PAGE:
This is a review after remand of Bartlett v. New York State Bd. of Law Examiners, 156 F.3d 321 (2nd Cir.(N.Y.) 1998), which was discussed in a previous LMP. Plaintiff Bartlett has been diagnosed with dyslexia, a learning impairment. She requested accommodation on the New York bar exam, which defendants did not want to grant. Plaintiff sued under the ADA and defendants responded that while she impaired, she was not disabled under the ADA because her dyslexia did not significantly limit a major life activity. The District Court found that plaintiff was disabled in the major work activity of working and ruled that defendants had to provide an accommodation for her. See Bartlett v. New York State Bd. of Law Exam'rs, 970 F.Supp. 1094 (S.D.N.Y. 1997) (Bartlett I); see also Bartlett v. New York State Bd. of Law Exam'rs, 2 F.Supp.2d 388 (S.D.N.Y. 1997) (Bartlett II) (denying motion for post-judgment relief). Defendants appealed and the Circuit Court affirmed in part and vacated in part, finding: ". . . that Bartlett was disabled, but on different grounds. In particular, in determining whether Bartlett was substantially limited with respect to reading, we held that the district court should not have taken into account Bartlett's ability to 'self-accommodate,' stating that Bartlett's 'history of self-accommodations, while allowing her to achieve roughly average reading skills (on some measures) when compared to the general population, do not take her outside of the protective provisions of the ADA.' Because we concluded that Bartlett was substantially limited with respect to reading, we did not consider whether she also was substantially limited with respect to working. We vacated and remanded solely as to the proper measure of compensatory damages."
The Supreme Court granted certiorari and vacated and remanded in light of Sutton v. United Air Lines, 527 U.S. 471 (1999), Murphy v. United Parcel Serv., 527 U.S. 516 (1999), and Albertson's, Inc. v. Kirkingburg, 527 U.S. 555 (1999). On remand, the Circuit Court reversed its earlier criticism of the District Court's handing of the self-accommodation, but still found that it applied the wrong legal standard when it found that Bartlett was not substantially limited with respect to reading because she has "roughly average reading skills (on some measures) when compared to the general population." The court held that it is not enough that Bartlett has average skills on "some" measures if her skills are below average on other measures to an extent that her ability to read is substantially limited and remanded for the district court to determine whether Bartlett is substantially limited in the major life activity of reading by her slow reading speed, or by any other "conditions, manner, or duration" that limits her reading "in comparison to most people." The Court also disagreed with the district court's finding that "[i]f plaintiff's disability prevents her from competing on a level playing field with other bar examination applicants, then her disability has implicated the major life activity of working." The Court found that it is not enough for a plaintiff to prove that an impairment "implicates" a major life activity -- she is required to prove that the impairment "substantially limits" that activity. In this case, it was not been shown that Bartlett's inability to practice law results from her reading impairment, rather than from other factors that might prevent her from passing the bar. Therefore the Court remanded for the District Court to determine, if necessary, whether it is Bartlett's impairment, rather than factors such as her education, experience or innate ability, that "substantially limits" her ability to work.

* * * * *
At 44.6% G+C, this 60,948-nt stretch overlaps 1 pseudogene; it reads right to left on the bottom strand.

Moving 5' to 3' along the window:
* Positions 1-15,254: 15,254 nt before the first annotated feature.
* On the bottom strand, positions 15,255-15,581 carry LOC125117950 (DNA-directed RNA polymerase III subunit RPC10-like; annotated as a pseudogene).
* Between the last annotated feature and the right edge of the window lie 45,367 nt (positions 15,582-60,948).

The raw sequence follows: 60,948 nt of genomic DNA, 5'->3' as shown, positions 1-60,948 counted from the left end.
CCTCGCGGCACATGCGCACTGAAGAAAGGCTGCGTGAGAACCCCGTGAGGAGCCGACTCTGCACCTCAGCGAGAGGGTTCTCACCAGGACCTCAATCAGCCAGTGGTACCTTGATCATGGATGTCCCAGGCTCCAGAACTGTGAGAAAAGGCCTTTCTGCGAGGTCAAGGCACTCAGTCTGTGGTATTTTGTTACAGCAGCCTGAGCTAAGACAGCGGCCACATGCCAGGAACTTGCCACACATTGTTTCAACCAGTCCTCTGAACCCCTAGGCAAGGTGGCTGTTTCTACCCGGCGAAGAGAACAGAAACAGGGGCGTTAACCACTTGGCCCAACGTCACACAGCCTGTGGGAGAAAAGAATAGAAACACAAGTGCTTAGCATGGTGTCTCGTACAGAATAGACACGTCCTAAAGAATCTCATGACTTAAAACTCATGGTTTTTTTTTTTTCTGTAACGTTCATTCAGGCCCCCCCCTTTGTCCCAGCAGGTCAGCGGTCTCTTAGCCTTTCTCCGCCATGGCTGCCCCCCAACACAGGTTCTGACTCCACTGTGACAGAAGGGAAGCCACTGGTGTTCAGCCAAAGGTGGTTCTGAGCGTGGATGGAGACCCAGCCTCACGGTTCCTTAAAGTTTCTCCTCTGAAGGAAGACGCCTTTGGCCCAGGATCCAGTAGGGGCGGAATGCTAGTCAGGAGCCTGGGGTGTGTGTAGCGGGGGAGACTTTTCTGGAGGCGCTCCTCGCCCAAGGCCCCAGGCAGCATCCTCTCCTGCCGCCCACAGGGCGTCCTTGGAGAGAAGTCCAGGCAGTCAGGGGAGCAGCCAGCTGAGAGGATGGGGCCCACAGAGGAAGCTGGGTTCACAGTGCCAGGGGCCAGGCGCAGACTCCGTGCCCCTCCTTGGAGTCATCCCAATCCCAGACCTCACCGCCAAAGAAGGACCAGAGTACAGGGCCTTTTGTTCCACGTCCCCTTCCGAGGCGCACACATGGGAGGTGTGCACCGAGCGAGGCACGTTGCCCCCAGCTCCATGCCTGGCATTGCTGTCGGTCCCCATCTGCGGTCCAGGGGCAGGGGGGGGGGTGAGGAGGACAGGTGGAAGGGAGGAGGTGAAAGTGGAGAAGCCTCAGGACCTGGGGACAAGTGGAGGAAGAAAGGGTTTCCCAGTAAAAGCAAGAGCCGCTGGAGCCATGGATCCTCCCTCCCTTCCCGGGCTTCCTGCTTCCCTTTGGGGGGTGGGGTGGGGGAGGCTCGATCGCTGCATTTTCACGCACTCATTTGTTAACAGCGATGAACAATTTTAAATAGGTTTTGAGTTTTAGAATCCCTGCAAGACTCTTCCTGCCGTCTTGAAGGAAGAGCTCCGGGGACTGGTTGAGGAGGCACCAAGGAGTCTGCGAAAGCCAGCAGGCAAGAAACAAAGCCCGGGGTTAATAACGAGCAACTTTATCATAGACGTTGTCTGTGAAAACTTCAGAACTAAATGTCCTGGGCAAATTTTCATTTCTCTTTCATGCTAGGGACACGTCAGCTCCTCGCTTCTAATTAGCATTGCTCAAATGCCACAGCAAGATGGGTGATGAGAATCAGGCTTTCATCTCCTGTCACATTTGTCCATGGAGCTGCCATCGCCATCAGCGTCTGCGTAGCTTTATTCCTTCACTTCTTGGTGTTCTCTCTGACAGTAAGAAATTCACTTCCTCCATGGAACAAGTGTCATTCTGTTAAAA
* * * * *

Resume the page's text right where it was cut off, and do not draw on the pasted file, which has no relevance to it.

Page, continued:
The case is well reasoned and carefully reviews the precedent. There is a strong dissent that questions whether taking the bar exam is the same as working. Plaintiff has been able to get through college and law school and clearly can work on many jobs. The dissent argues that, consistent with the United States Supreme Court precedent, plaintiff has only shown that she is unsuited for a specific class of jobs, not for the general activity of working. This is a very important case for professional licensing for lawyers and physicians and will probably continue to be reviewed by the courts.
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